Intestinal Pseudo Obstruction

What is Intestinal Pseudo Obstruction

Intestinal pseudo obstruction is a condition that causes symptoms of a blockage in the intestines without an actual obstruction. The intestinal tract is made up of the hollow organs that digest food after it leaves the stomach.

Most digestion takes place in the upper part of the intestines (small intestine). Undigested food leaves the small intestine and passes into the lower part (large intestine). There, water is absorbed and stools are formed. Intestinal pseudo-obstruction can take place anywhere along this tract. The condition can be a short-term problem (acute) or a long-term (chronic) disease.

What are the causes?

Causes of this condition are categorized as primary or secondary.

  • Primary causes are abnormalities in the nerves and muscles that move food through the intestines. These abnormalities can be caused by gene defects (genetic mutations) that are passed down through families (inherited).
  • Secondary causes are problems that result from other diseases or treatments that may affect the intestines. These include:
    • Muscle and nervous system diseases.
    • Infections.
    • Cancer or cancer treatments.
    • Medicines.
    • Surgery.

In some cases, the cause of this condition cannot be found (idiopathic).

What are the signs or symptoms?

Symptoms can vary from person to person. The symptoms depend on the cause of the condition and whether it is acute or chronic. Symptoms may include:

  • Pain, swelling, or bloating in the abdomen.
  • Nausea and vomiting.
  • Difficulty passing stool (constipation) or passing watery stool (diarrhea).
  • Poor nutrition and weight loss.

How is this diagnosed?

This condition may be diagnosed based on:

  • Symptoms and medical history.
  • Physical exam.
  • Tests to confirm the diagnosis. These may include:
    • Blood tests.
    • Exams to look into the small intestine or the large intestine (endoscopy or colonoscopy).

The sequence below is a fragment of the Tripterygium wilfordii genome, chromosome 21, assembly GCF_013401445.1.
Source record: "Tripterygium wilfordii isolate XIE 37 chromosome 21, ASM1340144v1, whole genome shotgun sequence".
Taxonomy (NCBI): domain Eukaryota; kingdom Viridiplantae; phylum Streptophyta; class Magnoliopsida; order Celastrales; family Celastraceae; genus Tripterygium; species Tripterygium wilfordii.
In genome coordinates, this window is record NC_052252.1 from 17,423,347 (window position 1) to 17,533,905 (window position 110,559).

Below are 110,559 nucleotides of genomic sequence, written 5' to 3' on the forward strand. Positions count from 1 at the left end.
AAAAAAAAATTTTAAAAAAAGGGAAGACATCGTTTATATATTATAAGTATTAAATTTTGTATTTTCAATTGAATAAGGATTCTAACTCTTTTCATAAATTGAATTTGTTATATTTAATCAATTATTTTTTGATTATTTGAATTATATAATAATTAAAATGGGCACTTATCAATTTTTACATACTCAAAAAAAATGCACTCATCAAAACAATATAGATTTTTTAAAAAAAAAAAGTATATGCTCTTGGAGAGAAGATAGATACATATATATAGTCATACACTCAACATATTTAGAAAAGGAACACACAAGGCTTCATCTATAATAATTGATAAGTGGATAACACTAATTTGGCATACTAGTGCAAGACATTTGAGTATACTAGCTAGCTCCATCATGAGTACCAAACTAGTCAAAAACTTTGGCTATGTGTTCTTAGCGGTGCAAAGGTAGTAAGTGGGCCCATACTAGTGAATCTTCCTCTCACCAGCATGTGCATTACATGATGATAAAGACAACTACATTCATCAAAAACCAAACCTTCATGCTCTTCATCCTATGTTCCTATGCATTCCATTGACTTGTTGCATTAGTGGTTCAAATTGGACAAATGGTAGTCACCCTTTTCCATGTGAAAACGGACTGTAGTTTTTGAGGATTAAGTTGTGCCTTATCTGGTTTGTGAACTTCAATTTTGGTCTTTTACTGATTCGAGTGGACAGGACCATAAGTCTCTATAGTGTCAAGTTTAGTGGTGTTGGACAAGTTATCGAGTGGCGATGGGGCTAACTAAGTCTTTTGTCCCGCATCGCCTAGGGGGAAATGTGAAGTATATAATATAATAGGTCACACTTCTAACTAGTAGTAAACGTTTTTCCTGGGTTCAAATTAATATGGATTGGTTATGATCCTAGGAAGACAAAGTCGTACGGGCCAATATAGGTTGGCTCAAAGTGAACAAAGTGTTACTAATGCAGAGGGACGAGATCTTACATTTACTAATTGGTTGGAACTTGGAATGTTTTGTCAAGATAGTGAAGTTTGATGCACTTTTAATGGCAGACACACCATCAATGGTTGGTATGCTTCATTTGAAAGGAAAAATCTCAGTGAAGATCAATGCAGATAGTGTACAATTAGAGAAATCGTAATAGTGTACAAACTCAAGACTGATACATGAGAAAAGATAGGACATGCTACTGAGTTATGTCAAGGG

• Taking an X-ray of the digestive tract after swallowing a substance that makes images clear (barium study).
    • CT scan of the digestive tract.
    • Placing a tube into the intestine to measure pressure (manometry).
    • Removing a small piece of tissue from the intestinal wall to be examined under a microscope (biopsy).

Intestinal pseudo-obstruction can be hard to diagnose because it can have many causes. Symptoms can also be similar to the symptoms of many other diseases. Most people need to have several exams. You may also need to see a health care provider who specializes in the digestive tract (gastroenterologist).

How is this treated?

Treatment depends on the causes of your condition. It may include:

  • Treating an underlying disease.
  • Changing medicines that may be causing the symptoms.
  • Using antibiotic medicines to treat an infection.

Other treatments may include:

  • Placing a tube (colonoscope) into the large intestine to remove gas.
  • Placing a tube (nasogastric tube) through the nose and down into the small intestine to remove gas or fluids.
  • Placing a tube (feeding tube) into the stomach or small intestine for liquid nutrition.
  • Medicines for:
    • Pain.
    • Nausea.
    • Diarrhea.
    • Constipation.
    • Stimulating the movement of the muscles of the intestines.
  • Surgery to remove part of the intestine. This is rare. It is needed if other treatments have not worked.

Follow these instructions at home:

Medicines

  • Take over-the-counter and prescription medicines only as told by your health care provider.
  • If you were prescribed an antibiotic medicine, take it as told by your health care provider. Do not stop taking the antibiotic even if you start to feel better.

Eating and drinking

  • Make any changes to your diet or your eating habits as recommended by your health care provider. This might include:
    • Eating smaller meals more often. Try having 5 or 6 smaller meals each day instead of 3 large meals.
    • Eating low fiber foods.
    • Eating pureed foods or liquid food supplements. This may ease symptoms.
    • Taking vitamin and mineral supplements to help prevent poor nutrition. Ask your health care provider to recommend a multivitamin.

General instructions

  • Keep all follow-up visits as told by your health care provider. This is important.

Contact a health care provider if:

  • Your symptoms do not go away or get worse.

Get help right away if you:

  • Have severe pain in the abdomen.
  • Cannot eat or drink without vomiting.

Summary

  • Intestinal pseudo-obstruction is a condition that causes symptoms of a blockage in your intestinal tract without an actual obstruction.
  • Primary causes are abnormalities in the nerves and muscles that move food through the intestines. Secondary causes are problems that result from other diseases or treatments that affect the intestines.
  • Symptoms depend on the cause of the condition and whether it is short-term or long-term. They may include pain in the abdomen, nausea and vomiting, constipation or diarrhea, or poor nutrition and weight loss.
  • Treatment depends on the cause of your condition, but it may include changes to your diet or eating habits, medicines, or surgery.
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